How would it end?
I am not disappoint.

November 13, 2013 | Unregistered CommenterBeardo

@Dee I still live in such a place although it only takes place every other month. We recently left an old sofa (I'd like to think it's design was classic modern) out there but there were no takers, which is just as well as the reason we had to get rid of it was due to one of our cats deciding that it made a convenient litter box. Then again, a few years back after one of our cats also mistook a suitcase for a litter box, when we left that out on the curb it was gone within an hour.

November 13, 2013 | Unregistered CommenterTimP

Salvador Dalí did indeed design furniture! His most famous creation was a sofa shaped like Mae West's lips.

November 13, 2013 | Unregistered CommenterMad Dan Eccles

@Dee In the Boston area that happens on the weekends before and after June 1st and gets called Allston Christmas (after the ground zero neighborhood full of moving students). The authorities go around and tag soft furniture with "Beware of Bedbugs" stickers/flyers. Metal recyclers and vintage dealers will grab it anyway.

November 13, 2013 | Unregistered Commenterjfmurphy

Mad Dan, in my happy place, the couch resembles the ones around her mouth.

November 13, 2013 | Unregistered Commenterkhereva

The problem with the "modernism" nomenclature is that it pretty much means "right about now"... in whatever year or decade you say it.

"mid-century modernism" distinctly means the mid-20th century... until the mid-21st century comes along, and then... uh... where am I? What's going on here?

November 14, 2013 | Unregistered CommenterMatt

Beardo>Wondered while reading how the "circle"/"cycle" debate
>would go. The anticipation, while a bit distracting from the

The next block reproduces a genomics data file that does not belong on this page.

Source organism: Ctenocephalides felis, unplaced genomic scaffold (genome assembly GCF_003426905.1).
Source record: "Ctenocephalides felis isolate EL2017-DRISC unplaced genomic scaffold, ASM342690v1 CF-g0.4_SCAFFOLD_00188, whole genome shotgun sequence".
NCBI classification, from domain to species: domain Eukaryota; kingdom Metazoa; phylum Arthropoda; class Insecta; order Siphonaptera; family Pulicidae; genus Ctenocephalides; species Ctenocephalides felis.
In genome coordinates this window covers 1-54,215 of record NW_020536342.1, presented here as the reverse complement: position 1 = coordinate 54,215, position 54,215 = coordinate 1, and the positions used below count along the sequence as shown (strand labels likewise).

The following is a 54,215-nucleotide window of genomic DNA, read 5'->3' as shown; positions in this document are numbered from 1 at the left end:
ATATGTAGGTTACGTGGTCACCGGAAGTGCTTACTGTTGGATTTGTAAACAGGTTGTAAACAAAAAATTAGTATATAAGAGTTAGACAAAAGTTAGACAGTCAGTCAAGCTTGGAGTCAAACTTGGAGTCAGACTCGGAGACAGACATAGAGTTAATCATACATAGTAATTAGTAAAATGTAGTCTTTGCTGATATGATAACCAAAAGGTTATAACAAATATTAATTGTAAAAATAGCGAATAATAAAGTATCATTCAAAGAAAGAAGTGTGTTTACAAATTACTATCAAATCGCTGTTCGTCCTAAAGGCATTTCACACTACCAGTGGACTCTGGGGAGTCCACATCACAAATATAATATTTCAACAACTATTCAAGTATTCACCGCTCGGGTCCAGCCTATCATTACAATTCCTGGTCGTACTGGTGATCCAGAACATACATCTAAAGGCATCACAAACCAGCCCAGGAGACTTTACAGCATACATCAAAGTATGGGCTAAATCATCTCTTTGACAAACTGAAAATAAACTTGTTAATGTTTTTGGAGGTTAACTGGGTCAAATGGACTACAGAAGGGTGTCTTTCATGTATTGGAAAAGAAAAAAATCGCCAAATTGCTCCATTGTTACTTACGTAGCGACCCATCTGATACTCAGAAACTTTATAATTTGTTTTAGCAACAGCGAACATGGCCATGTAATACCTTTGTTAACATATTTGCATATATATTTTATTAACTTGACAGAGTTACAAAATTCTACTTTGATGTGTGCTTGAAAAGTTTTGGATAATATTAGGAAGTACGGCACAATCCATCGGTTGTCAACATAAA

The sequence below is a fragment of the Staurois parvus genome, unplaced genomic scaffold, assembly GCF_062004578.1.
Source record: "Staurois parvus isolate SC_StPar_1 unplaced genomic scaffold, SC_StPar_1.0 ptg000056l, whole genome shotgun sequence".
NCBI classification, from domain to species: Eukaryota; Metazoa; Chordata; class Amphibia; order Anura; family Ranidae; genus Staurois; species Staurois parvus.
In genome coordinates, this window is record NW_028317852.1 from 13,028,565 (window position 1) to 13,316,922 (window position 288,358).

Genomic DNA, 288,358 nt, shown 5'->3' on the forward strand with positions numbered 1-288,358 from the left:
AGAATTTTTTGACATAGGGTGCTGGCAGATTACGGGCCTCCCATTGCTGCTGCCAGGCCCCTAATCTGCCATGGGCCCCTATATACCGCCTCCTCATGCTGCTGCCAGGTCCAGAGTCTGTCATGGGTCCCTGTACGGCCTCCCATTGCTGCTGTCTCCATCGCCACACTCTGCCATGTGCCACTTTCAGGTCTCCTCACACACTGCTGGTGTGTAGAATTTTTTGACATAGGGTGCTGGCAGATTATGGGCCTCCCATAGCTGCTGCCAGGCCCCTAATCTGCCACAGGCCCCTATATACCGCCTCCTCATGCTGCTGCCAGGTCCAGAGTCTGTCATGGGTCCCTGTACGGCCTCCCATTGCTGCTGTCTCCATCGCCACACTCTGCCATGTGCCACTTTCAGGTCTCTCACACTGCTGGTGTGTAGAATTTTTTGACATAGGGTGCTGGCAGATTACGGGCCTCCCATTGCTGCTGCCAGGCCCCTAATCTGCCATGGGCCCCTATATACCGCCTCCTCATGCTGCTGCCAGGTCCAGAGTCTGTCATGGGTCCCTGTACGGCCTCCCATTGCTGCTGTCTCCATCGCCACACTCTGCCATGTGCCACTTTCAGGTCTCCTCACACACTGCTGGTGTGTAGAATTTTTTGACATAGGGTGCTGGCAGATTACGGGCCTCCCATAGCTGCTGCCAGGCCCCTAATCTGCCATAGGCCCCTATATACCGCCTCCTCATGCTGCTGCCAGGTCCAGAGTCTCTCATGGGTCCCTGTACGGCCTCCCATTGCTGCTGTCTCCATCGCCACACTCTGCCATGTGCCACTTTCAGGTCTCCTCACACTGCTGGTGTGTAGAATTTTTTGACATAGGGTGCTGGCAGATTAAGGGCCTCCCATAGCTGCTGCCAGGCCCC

>comedic genius, made the strip more enjoyable.
>How many comments in would it start?
>How would start?
>How would it end?
>I am not disappoint.

Um.. I don't think a single comment, with a single response from Missy, exactly qualifies as a "debate".

I am disappoint.

November 14, 2013 | Unregistered CommenterboB

So, so delightfully funny! Thank you, Scott. Your comedic brilliance finds uproarious humor in the most surprising of places. Thank you, thank you!

November 14, 2013 | Unregistered CommenterPipeTobacco

@boB - It was an extremely succinct debate.

November 14, 2013 | Unregistered CommenterLythande

FEI: Modernism doesn't mean simply mean "current." Like a transcendentalist believes in transcendence, or an atheist believes in a lack of god, a modernist has a belief</rm> in modernity, which in application means a belief that one mustn't be bound by past styles or conventions. What we call modernism now is the style produced by modernists when modernism was in its heyday, around the 1930's-40's.

The irony of course is that a proper contemporary modernist, in the original sense of the word, would eschew any hint of such 80-year-old stylistic conventions. Modernism as the term is used now is by definition vintage, which is hardly strange at all. There's nothing so traditional in art as periodic attempts to break from tradition.

So long as I'm pontificating: Post-modernism doesn't simply mean "after modernism," but refers to a reaction to modernism, that there is in fact no need to break from past traditions and conventions, and that they can be freely incorporated into contemporary works. Often this means a playful awareness of these conventions: if you hear that Frank Zappa is a post-modern musician, or The Simpsons is a post-modern television show, it's often meant in this sense.

November 14, 2013 | Unregistered Commenter1Mac

This makes me think of pricing tea ceremony stuff in Japan. The founder of the Japanese tea ceremony was a big fan of simplicity and humility, so he encouraged his students and followers to use simple, common tools, rather than expensive, fancy ones that show off wealth. Today, tea implements in the style of "common" 17th-century tools can cost tens to hundreds of times what the modern, cheap equivalent would cost... yet everyone still uses them whenever possible.

November 20, 2013 | Unregistered CommenterEveryl

Since modernism fell from favor in the 1970s and post-modernism is currently in vogue, all modernism is now vintage modernism.

November 21, 2013 | Unregistered CommenterGregory Bogosian
Editor Permission Required
You must have editing permission for this entry in order to post comments.